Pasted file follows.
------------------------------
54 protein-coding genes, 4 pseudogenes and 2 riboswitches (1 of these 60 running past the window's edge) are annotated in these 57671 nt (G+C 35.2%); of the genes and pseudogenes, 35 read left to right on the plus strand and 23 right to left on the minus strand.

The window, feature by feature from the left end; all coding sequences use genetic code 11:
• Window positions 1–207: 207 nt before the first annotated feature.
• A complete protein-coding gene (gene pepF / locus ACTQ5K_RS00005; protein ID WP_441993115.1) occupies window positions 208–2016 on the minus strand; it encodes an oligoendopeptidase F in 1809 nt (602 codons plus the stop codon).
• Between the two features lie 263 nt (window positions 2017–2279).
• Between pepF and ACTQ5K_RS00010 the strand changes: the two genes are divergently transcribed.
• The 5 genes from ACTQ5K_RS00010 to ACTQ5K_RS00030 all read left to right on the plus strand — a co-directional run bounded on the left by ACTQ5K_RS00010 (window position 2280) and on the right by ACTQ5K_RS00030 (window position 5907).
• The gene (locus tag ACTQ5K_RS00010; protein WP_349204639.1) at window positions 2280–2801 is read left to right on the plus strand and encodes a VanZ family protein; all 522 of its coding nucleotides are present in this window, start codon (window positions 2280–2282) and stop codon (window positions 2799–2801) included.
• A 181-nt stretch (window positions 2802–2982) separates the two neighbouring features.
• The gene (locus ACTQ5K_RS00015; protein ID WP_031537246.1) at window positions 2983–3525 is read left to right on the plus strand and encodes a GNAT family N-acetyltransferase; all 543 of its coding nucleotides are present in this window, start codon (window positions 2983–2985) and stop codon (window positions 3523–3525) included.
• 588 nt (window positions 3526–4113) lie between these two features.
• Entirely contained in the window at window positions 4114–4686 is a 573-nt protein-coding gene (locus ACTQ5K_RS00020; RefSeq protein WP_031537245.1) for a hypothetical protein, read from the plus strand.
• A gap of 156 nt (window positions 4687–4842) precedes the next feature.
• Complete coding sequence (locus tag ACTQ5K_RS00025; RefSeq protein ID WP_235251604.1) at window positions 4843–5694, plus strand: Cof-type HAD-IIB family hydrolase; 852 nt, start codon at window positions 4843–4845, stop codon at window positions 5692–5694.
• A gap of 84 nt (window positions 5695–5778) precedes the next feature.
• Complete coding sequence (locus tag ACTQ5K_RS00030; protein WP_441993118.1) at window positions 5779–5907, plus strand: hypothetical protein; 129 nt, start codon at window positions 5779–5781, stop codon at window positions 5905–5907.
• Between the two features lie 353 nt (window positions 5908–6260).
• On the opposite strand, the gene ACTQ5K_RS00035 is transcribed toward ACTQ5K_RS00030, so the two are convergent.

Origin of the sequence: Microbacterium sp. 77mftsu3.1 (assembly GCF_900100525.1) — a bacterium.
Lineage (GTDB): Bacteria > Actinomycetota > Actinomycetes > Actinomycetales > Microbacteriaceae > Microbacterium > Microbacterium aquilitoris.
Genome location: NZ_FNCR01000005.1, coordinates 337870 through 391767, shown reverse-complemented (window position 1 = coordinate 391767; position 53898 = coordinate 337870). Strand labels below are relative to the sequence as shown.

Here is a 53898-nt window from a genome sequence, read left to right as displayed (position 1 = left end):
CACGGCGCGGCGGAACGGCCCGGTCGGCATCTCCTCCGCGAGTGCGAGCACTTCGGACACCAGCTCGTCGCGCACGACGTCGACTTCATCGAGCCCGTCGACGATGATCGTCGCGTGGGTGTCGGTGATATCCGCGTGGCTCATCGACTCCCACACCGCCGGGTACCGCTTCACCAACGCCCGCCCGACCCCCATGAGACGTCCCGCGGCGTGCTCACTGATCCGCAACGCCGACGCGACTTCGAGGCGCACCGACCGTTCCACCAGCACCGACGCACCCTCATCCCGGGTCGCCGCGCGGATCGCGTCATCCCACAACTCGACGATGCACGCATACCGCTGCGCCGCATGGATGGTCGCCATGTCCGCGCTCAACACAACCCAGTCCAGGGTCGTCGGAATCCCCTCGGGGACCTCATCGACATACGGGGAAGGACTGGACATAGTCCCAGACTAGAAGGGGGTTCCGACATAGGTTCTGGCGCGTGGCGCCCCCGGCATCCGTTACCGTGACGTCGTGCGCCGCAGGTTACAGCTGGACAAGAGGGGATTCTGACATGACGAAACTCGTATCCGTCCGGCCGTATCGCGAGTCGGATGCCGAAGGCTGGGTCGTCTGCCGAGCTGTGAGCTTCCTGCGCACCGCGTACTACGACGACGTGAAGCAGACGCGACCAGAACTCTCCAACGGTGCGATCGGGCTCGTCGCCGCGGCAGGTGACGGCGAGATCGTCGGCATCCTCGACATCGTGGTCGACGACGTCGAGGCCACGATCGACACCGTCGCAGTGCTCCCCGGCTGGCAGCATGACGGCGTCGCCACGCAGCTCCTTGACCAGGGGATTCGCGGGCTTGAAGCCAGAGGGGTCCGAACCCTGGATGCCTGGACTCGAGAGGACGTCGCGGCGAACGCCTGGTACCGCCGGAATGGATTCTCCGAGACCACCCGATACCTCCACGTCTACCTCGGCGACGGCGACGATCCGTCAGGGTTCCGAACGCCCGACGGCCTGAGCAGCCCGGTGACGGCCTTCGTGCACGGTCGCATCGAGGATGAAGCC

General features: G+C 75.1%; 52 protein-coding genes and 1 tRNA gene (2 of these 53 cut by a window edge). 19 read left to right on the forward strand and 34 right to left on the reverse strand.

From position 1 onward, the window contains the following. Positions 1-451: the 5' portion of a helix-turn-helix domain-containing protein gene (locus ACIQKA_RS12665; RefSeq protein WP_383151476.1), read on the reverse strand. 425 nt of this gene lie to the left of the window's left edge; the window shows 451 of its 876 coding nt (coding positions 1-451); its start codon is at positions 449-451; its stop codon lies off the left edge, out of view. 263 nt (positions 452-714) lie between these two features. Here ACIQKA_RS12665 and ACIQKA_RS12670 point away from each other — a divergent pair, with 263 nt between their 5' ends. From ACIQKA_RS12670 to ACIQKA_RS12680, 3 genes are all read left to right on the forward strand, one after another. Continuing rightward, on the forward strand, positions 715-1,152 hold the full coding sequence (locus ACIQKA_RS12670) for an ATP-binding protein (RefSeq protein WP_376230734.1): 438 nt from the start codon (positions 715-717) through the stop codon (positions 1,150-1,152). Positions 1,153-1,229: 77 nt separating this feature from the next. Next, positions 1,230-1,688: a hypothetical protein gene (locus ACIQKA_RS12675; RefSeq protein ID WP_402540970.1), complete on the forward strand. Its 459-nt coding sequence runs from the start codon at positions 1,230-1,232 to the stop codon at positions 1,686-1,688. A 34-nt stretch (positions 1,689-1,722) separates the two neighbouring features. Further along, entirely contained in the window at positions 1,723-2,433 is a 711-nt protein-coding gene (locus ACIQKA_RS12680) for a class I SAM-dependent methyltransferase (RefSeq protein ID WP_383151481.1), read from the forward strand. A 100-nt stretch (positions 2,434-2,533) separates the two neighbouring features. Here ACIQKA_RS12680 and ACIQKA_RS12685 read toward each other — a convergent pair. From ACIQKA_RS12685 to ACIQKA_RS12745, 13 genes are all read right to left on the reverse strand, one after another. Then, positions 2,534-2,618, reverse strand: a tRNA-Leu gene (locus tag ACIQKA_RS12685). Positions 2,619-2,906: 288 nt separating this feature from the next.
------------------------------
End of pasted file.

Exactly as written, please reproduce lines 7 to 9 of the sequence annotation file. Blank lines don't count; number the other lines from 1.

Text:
• The 5 genes from ACTQ5K_RS00010 to ACTQ5K_RS00030 all read left to right on the plus strand — a co-directional run bounded on the left by ACTQ5K_RS00010 (window position 2280) and on the right by ACTQ5K_RS00030 (window position 5907).
• The gene (locus tag ACTQ5K_RS00010; protein WP_349204639.1) at window positions 2280–2801 is read left to right on the plus strand and encodes a VanZ family protein; all 522 of its coding nucleotides are present in this window, start codon (window positions 2280–2282) and stop codon (window positions 2799–2801) included.
• A 181-nt stretch (window positions 2802–2982) separates the two neighbouring features.